Tuesday, May 05, 2009

Needle exchange, treatment and redemption

Local-control needle exchange legislation, SB 188, sounds like it's in pretty good shape from what I heard of the Texas House Public Health Committee hearing this morning. Rep. Ruth McLendon laid out the bill with an emotional story of personally going into her own district in East San Antonio to distribute needles with a volunteer group (presumably illegally!) and meeting a young man whose family she knew who later went voluntarily into drug treatment.

Chairwoman Lois Kolkhorst had earlier sent the bill to a subcommittee chaired by Rep. Susan King; there's no video in the broadcast archives of their April 16 subcommittee hearing, but it sounds like it was quite a meeting. They produced a committee substitute to include the following changes:
  • Includes a preamble written to clarify the purpose of bill (prevent disease and facilitate treatment)
  • Bracketed the legislation to jurisdictions of 300,000 and above
  • Made the bill permissive - no one will be required to have a program
  • Required programs to have an outreach component promoting drug treatment
Kolkhorst said an editorial by Dr. Bill Martin (pdf) in the Houston Chronicle arguing that needle exchange is "the Christian thing to do" had moved her to give the bill a hearing despite initial concerns about the bill. Rep. Susan King, who chaired the subcommittee, was an especially knowledgeable and enthusiastic proponent for the legislation; I hope she'll repeat the performance when it comes up on the House floor because she did a great job arguing the merits of the program.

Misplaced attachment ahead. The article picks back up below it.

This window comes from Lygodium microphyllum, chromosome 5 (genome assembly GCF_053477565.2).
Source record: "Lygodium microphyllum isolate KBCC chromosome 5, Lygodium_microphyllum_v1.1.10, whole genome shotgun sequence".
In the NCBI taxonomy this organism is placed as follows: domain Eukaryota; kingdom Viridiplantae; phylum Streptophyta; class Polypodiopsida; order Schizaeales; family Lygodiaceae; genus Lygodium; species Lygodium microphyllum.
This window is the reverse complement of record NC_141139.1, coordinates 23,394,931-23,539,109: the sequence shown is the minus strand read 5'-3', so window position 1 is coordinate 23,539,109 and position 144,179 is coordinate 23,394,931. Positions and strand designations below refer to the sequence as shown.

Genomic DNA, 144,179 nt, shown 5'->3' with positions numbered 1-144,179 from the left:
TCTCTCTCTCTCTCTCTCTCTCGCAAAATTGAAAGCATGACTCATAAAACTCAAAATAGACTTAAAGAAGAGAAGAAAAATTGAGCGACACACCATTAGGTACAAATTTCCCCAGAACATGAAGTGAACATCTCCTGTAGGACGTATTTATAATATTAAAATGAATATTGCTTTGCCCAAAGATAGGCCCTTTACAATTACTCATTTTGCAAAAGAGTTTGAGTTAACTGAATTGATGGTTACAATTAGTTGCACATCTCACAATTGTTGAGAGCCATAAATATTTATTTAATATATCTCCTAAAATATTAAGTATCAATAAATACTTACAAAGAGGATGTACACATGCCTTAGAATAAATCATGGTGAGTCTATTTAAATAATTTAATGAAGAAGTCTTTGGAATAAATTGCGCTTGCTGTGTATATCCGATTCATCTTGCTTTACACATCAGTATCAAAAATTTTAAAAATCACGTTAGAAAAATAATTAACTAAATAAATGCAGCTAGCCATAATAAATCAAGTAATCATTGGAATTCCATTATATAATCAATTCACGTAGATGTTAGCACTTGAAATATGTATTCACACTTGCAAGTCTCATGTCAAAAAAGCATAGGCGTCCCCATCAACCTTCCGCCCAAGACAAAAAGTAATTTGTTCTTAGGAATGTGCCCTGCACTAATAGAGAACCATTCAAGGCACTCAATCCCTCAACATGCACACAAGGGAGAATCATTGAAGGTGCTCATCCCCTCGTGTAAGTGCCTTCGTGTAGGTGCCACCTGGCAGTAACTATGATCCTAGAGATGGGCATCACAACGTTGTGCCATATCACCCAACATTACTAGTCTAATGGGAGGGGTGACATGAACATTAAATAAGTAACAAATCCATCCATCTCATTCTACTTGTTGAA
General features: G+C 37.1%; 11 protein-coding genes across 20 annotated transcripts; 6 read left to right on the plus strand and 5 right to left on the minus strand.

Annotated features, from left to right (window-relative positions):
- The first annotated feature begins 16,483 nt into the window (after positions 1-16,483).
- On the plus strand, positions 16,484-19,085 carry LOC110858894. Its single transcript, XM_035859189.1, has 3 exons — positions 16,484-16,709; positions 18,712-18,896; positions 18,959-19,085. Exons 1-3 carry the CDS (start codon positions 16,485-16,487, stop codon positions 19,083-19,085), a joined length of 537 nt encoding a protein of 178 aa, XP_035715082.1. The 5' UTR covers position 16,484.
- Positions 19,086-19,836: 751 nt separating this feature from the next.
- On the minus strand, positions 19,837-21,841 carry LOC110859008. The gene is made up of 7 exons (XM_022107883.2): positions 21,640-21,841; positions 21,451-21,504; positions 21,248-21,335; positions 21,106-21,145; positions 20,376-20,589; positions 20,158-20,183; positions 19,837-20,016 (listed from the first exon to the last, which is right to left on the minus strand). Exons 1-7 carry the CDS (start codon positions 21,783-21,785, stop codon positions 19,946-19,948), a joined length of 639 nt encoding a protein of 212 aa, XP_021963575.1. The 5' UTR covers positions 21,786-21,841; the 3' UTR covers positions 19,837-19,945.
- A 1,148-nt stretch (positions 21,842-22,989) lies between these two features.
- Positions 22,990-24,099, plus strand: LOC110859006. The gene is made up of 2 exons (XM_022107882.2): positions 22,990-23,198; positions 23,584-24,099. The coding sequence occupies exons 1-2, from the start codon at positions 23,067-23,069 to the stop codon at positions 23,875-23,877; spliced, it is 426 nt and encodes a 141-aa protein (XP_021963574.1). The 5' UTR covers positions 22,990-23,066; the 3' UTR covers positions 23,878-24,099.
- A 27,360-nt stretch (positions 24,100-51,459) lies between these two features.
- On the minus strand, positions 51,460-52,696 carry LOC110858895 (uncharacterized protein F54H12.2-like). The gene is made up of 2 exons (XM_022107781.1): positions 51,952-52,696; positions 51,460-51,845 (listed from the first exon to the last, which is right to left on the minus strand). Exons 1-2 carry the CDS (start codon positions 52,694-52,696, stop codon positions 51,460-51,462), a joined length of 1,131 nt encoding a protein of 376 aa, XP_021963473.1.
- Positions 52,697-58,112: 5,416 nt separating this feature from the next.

Reacting to urging from the chair and committee member Dr. John Zerwas, King said the subcommittee added a strong counseling component to the bill, requiring syringe exchange programs to be "one stop shopping" information centers for helping drug addicts access treatment and medical services.

The witnesses began with ministers from St. Mark's in San Antonio and another minister from Austin who gave a faith-based argument for the program. A minister from St. Mark's said Christ ate and sat with sinners, not to condone them but to redeem them. The Austin minister said healing was a central activity of Jesus' own ministry - 72% of Jesus' miraculous activity relates to healing those with physical or mental illness, he said.

I got pulled away on a phone call and soon thereafter the committee recessed to go to the House floor, leaving the bill pending. They'll resume testimony during the House's lunch break around noon. From the sounds of things, though, the subcommittee has come up with a bipartisan compromise on which they can mostly agree. So far, so good.

UPDATE: Here's a link to the archived video of the first part of the hearing. The discussion of SB 188 begins at the 1:00:45 mark. MORE: Here's a link to video of part two of the hearing on SB 188.

1 comment:

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